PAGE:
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So You Think You’re Closing Tomorrow



When you sign the contract to sell your home everyone assumes that the date on the contract is cast in stone. However, it is important to understand that there can be a number of issues that are beyond the control of the buyer or seller which could delay closing. Let’s look at a few:

  1. TILA-RESPA Integrated Disclosure: In 2015, regulation went into effect nationwide that required lenders   to provide two forms laying out the details of a mortgage to borrowers, one at the   beginning—the   Loan   Estimate—and one at   the end   of the   loan           approval process.   It is the one at the end of the process, the   Closing Disclosure, which can cause problems.

The Closing Disclosure must be given to the borrower at least three days before the real estate closing. This means that basically everything has to be finalized before the three-day period begins. If the Closing Disclosure is not received as required, closing will be delayed. Additionally, if changes to the Closing Disclosure are needed they must re-disclose, which means   another three day waiting period and so on.

  1. Title Report Issues: Title issues are a common reason for closing delays. Liens on properties that sellers are unaware of must be cured prior to closing. This can happen when a seller pays off a lien (second mortgage) but the payoff is not filed in the deed records so an outstanding lien, that has been paid, may show on the title work.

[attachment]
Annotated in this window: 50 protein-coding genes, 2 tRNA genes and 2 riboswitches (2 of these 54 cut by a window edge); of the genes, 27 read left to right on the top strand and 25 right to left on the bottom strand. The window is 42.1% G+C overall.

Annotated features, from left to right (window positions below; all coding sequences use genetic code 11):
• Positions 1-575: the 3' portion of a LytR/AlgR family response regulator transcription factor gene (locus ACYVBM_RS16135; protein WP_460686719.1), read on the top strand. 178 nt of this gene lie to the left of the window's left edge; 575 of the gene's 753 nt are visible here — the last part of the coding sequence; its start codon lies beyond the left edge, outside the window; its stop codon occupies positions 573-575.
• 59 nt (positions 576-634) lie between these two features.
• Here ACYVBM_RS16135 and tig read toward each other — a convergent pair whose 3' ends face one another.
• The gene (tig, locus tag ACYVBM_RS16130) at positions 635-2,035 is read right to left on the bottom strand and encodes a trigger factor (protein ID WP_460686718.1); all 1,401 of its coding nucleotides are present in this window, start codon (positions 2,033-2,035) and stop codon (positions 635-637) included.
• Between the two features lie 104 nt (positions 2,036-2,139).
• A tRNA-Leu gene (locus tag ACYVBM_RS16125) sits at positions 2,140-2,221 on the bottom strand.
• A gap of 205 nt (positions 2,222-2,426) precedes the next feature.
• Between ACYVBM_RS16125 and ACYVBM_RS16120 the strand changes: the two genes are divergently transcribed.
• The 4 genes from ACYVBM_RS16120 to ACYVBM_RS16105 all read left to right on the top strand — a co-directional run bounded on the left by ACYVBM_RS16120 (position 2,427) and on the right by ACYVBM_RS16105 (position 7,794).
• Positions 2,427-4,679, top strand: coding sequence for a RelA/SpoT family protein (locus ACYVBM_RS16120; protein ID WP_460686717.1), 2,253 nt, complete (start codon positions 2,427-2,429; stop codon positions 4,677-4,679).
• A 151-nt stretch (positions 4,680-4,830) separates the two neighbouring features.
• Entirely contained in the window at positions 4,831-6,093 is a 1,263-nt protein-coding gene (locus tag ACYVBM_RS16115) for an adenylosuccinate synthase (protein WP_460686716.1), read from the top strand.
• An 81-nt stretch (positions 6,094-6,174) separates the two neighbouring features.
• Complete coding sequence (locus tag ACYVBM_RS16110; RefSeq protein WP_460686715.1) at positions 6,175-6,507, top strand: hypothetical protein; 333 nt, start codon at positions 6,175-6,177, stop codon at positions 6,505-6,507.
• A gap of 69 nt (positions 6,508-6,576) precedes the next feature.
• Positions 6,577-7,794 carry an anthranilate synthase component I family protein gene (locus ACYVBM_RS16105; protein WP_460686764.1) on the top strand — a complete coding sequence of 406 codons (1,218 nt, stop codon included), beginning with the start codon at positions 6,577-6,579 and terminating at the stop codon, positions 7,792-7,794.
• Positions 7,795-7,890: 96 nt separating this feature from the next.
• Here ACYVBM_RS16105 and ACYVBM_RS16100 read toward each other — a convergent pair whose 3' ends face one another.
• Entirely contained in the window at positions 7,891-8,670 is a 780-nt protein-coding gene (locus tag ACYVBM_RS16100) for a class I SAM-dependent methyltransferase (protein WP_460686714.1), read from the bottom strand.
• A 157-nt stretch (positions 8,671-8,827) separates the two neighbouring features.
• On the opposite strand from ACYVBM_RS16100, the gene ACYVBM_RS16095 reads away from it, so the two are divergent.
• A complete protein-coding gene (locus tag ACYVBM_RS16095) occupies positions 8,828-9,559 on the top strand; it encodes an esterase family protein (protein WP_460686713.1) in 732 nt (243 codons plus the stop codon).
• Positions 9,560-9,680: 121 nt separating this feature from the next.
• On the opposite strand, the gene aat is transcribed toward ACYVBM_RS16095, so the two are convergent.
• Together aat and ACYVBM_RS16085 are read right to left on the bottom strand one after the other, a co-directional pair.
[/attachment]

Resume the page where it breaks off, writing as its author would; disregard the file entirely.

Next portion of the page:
2. Appraised Value:                                                                                                                                                                                           In theory, the property appraisal should be completed long before the closing date, but in today’s market that does not always happen.   Recent government regulations have made it difficult   for appraisers to make a living so the pool of qualified appraisers is shrinking. This shortage translates into longer wait times from the order to the completion of the appraisal. When the appraisal is completed there is the potential   for the property not to meet contract value which means renegotiation of the contract.   Additionally, appraisers   sometimes require that the seller make repairs prior to closing, which again, results in renegotiation of the contract.
  3. Survey Issues: Just because a home has sold several times does not mean that survey issues can’t crop up. A home of any age can run into boundary line encroachment disputes with regards to the land the home is situated on.   Property lines, walls or fences can become an issue, and closing can be delayed until all parties can settle discrepancies through signed affidavits.

Many things need to happen for a real estate closing to take place on time. There are a number of legitimate reasons that a closing could be delayed and a few that are simply unavoidable. Rely on your Sales Associate and the Title Officer to manage the closing hurdles to avoid unexpected deals.

Terry Roberts, Owner/Broker
RE/MAX Landmark

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